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entertaining, but not the best of Wycliffe
on 2 January 2010
When local businessman Edwin Garland dies of a heart attack, there's not much surprise in it. But when his son is shot dead on the evening of his funeral, both deaths become the focus of a murder investigation. Was Garland murdered as well? And even if he wasn't, are the deaths connected?
Garland's will hints at some enormous joke perpetrated by Garland and his friend, artist Gifford Tate; a joke that has not yet finished playing out. Tate died some years ago, and the last remaining member of their trio of friends has no idea what his friends were up to. Wycliffe realises that the will may provide more than the obvious financial clues as to motives for murder. But teasing out the real clues from the abundant red herrings may take him a little while...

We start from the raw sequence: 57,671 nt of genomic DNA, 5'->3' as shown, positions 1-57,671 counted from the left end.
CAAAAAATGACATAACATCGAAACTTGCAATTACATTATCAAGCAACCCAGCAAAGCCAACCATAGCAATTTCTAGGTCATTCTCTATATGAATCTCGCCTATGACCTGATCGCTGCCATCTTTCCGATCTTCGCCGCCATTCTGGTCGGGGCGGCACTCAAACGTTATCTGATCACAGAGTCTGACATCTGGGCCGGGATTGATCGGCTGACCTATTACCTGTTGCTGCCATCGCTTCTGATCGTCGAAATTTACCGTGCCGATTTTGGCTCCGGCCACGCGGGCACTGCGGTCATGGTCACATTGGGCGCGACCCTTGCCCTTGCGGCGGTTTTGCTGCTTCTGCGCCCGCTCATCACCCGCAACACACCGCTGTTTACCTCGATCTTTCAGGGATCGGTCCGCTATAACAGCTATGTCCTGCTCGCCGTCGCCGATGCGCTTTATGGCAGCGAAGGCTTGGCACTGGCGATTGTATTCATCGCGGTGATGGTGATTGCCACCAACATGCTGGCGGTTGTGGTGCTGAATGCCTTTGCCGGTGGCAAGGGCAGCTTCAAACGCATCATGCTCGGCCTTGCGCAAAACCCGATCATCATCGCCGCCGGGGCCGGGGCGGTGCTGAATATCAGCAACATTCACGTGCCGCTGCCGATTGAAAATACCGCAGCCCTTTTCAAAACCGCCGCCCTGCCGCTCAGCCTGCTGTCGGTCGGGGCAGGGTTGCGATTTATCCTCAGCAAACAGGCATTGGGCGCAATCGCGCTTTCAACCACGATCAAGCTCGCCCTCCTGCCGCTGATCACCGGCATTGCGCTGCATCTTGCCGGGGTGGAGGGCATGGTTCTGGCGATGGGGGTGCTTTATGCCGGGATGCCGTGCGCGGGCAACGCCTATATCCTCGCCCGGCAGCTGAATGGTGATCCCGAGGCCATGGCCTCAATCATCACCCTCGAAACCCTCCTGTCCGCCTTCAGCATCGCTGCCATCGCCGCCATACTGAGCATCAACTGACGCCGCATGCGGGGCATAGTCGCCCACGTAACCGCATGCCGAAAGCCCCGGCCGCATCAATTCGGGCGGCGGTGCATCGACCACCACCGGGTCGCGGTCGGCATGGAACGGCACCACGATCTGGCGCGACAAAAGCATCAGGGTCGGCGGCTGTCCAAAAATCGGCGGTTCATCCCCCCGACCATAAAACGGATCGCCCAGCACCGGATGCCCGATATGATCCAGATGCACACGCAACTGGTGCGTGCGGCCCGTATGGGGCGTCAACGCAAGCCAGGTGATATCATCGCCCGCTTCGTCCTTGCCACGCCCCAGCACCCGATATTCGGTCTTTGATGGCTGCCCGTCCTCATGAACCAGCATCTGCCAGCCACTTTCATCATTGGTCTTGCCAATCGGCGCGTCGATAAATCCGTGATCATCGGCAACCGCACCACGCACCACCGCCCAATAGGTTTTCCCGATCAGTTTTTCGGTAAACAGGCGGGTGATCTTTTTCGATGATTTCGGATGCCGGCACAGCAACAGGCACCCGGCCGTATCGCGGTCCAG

It's not difficult to work out what joke Gifford and Tate were playing, as the clues are clearly signposted for the reader -- perhaps a little too clearly, because it takes Wycliffe an annoyingly long time to realise what is going on. But there's still plenty of meat in the shifting stories offered by the suspects as they try to protect themselves and their secrets, and knowing what the joke was is only part of what's needed to be sure of whodunnit and why. Watching Wycliffe and his colleagues painstakingly sift through conflicting stories and motives to find the real truth is an entertaining way to pass a couple of hours.